On this, count your salespeople are almost certainly wrong, but your salespeople do have a good reason for concern. They understand that they are currently performing a large number of critical customer service tasks, and they recognize that if they were to suddenly switch their focus elsewhere the implications for the organization would be catastrophic.
Here, you have two choices:
- You can fortify your customer service and engineering teams before refocusing your salespeople on growth.
- You can convert your existing salespeople into customer service specialists and build a new sales department from scratch.
(For the record, we typically do the latter at Ballistix.)
The Economics of New Business
In your business, there are two types of revenue. And these two types of revenue are so different that they should never be summed — except once a year, when you submit your numbers to the IRS.
I’m talking about revenues that result from yours-to-lose transactions versus those that result from yours-to-win transactions.
The value of a yours-to-lose transaction is the number that appears at the bottom of the invoice. However, the value of a yours-to-win transaction is the value of the annuity associated with that first invoice.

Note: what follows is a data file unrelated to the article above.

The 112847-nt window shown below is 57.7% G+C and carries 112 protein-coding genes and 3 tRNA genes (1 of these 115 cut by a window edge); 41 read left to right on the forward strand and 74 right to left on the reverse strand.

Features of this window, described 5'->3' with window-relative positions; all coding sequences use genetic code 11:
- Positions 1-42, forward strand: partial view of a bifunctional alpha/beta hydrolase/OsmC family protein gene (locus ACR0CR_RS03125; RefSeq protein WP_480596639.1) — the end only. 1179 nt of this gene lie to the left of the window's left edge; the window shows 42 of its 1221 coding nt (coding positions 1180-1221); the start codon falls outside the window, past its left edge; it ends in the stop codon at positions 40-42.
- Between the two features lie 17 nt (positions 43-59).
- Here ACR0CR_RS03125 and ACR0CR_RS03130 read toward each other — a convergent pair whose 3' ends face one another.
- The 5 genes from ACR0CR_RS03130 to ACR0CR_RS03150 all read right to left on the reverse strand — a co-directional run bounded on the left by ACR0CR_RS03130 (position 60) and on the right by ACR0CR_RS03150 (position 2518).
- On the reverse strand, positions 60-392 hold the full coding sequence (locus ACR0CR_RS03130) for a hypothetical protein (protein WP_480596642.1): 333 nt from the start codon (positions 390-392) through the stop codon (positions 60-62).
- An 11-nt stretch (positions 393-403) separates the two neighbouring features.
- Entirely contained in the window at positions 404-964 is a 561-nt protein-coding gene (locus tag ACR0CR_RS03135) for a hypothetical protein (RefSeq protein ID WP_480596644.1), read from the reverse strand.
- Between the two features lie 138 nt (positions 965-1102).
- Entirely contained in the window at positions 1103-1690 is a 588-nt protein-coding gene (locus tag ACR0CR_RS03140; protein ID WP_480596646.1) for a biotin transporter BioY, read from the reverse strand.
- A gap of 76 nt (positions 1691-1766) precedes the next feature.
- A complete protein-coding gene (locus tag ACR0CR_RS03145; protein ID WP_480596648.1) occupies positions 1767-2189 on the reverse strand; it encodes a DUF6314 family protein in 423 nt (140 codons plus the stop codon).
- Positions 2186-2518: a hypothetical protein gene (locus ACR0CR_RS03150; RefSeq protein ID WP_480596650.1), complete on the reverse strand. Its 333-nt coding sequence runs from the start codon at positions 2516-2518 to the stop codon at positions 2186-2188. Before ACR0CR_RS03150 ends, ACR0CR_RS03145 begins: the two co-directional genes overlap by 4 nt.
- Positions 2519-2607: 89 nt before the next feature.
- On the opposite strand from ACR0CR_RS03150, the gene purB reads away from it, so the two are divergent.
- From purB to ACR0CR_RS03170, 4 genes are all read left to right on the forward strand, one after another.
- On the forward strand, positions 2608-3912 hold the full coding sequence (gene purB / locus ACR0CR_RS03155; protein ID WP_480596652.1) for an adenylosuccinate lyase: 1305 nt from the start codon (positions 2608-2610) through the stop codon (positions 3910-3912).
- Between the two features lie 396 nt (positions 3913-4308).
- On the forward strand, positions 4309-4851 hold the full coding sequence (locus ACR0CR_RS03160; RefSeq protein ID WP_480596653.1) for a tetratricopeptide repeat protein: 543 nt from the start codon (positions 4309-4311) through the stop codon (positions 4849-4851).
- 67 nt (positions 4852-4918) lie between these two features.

Think of it this way. When a customer purchases from you for the first time, there’s a good chance they’ll make a second purchase, and a third. In economic terms, then, a customer is simply a future stream of payments (an annuity). And the value of that customer is the net present value (NPV) of that future payment stream.
I’ve already argued that revenues should be the responsibility of operations. Sales, then, should be responsible for the value of the annuities that they win. What this means is that you should agree on a formula to gross up first-time transactions to account for net present value. You should also use a term (other than revenue) to refer to the output of your formula (new business dollars, perhaps?).
If you must pay salespeople commission — I don’t recommend it — then they should earn a small percentage of new business dollars and exactly zero percent of revenue.
If you’re serious about growth, it’s critical that you keep these two numbers separate. To sum them is to treat them as equal, which they are surely not. In most organizations, the total invoice value of new business transactions is less than the normal variation in total repeat transactions. In other words, unless you break out new business dollars in your reporting, your growth signal will be lost in the noise.